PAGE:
Thursday, March 5, 2009

The Witnesses

"Even the smallest, strangest, simplest, or obscurest among the biblical witnesses has an incomparable advantage over even the most pious, scholarly, and sagacious latter-day theologian. From his special point of view and in his special fashion, the witness has thought, spoken, and written about the revelatory Word and act in direct confrontation with it. All subsequent theology, as well as the whole of the community that comes after the event, will never find itself in the same immediate confrontation."
Karl Barth, Evangelical Theology


jakemaxwel said...

Interesting quote. It seems to me, though, that although it doesn't come close to compensating for what we miss, there is something to be said for the perspective of the passage of time. I look at some historic events I witnessed--the Birmingham Church Bombing, the assassination of MLK, the Attica Prison Riots, etc, and my understanding of what was going on was not all that insightful. Of course, I was not actually a face-to-face witness, but at times I have been, my perspective has been limited to my own personal take on events. Anyway, just something to think about, something to keep me motivated in my search for understanding.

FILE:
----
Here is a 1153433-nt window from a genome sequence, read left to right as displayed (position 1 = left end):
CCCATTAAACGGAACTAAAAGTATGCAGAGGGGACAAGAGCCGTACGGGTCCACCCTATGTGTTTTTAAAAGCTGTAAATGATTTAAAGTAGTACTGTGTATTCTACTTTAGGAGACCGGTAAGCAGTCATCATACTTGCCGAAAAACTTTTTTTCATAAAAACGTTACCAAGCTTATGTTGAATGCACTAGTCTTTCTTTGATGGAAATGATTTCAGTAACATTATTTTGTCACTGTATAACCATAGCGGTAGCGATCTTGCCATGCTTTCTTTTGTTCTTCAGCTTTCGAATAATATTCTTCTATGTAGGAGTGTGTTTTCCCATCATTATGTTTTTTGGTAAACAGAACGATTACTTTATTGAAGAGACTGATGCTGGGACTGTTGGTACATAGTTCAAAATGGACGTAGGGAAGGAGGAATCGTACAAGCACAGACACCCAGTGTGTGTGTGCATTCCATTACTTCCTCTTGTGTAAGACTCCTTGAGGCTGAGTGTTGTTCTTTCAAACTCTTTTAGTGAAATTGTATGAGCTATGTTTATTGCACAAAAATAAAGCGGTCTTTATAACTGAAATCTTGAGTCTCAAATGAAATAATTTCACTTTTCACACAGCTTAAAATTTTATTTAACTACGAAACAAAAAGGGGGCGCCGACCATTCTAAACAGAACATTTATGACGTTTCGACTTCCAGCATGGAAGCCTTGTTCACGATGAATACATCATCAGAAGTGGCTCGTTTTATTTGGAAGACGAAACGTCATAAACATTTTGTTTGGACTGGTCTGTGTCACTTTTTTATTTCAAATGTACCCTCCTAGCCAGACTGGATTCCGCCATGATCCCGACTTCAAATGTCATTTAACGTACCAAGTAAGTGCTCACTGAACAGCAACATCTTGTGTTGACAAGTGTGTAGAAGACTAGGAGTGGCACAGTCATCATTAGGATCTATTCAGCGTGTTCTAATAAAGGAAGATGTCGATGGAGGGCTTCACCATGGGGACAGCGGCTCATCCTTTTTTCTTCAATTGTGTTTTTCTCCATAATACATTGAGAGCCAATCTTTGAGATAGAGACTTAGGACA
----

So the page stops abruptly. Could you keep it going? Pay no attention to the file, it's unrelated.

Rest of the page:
revJohn said...

The thought of perspective in the passing of time is helpful. The Apostle Paul, who is not an eyewitness of Jesus' ministry, writes 20 to 30 years after the death of Jesus. The gospel writers pen their perspectives 40 or more years after Jesus, and each sees him in a different light. And all are still searching for meaning in his death. Their proximity to the Christ event does seem to provide them a special place in theological reflection, but not as a final, once-for-all answer to the meaning of the death of the one who came to be called Son of God.